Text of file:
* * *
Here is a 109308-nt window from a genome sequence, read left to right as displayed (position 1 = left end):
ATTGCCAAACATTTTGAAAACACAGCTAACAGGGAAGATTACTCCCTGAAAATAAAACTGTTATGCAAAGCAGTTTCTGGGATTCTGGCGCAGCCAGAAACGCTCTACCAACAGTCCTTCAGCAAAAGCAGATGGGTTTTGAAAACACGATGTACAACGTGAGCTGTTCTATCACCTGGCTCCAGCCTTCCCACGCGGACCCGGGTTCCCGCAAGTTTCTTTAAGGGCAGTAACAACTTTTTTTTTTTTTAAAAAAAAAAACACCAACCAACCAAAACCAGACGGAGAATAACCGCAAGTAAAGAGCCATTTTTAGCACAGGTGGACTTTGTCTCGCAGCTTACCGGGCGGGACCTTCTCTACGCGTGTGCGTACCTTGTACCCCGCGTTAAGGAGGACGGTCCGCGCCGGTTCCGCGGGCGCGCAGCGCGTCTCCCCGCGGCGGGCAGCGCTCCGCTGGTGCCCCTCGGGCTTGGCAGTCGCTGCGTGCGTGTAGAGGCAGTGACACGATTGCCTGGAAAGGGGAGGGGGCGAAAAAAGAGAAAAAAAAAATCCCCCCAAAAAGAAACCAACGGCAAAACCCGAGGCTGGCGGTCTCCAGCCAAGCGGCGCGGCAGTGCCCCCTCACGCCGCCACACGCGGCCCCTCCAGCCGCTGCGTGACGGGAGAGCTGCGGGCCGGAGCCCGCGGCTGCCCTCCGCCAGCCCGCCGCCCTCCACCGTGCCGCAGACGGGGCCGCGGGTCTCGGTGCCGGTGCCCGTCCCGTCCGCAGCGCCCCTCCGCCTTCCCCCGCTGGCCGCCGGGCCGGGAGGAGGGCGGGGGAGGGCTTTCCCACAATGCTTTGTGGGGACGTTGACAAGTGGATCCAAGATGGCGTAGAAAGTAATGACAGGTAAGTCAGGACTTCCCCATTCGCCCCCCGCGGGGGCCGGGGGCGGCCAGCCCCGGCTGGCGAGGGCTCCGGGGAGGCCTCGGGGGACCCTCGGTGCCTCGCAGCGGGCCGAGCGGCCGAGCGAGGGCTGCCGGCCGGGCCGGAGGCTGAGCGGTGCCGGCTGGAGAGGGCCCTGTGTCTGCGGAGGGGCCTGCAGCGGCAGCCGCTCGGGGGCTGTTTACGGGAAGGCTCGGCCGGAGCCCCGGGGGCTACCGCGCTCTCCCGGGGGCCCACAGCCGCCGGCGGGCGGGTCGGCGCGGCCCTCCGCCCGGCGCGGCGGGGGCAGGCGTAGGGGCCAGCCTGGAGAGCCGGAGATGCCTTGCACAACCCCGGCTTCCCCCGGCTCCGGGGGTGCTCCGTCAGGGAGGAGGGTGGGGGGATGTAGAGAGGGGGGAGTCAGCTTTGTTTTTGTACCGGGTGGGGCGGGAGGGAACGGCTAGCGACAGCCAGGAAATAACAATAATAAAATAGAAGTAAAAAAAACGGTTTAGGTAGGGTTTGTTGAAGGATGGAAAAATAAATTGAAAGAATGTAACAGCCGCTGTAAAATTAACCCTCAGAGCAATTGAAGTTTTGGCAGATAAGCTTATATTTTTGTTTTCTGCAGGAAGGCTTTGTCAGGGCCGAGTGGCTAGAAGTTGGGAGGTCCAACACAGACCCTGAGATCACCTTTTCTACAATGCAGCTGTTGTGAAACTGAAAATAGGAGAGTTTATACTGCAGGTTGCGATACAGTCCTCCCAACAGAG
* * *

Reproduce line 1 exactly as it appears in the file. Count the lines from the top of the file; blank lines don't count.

Here is a 109308-nt window from a genome sequence, read left to right as displayed (position 1 = left end):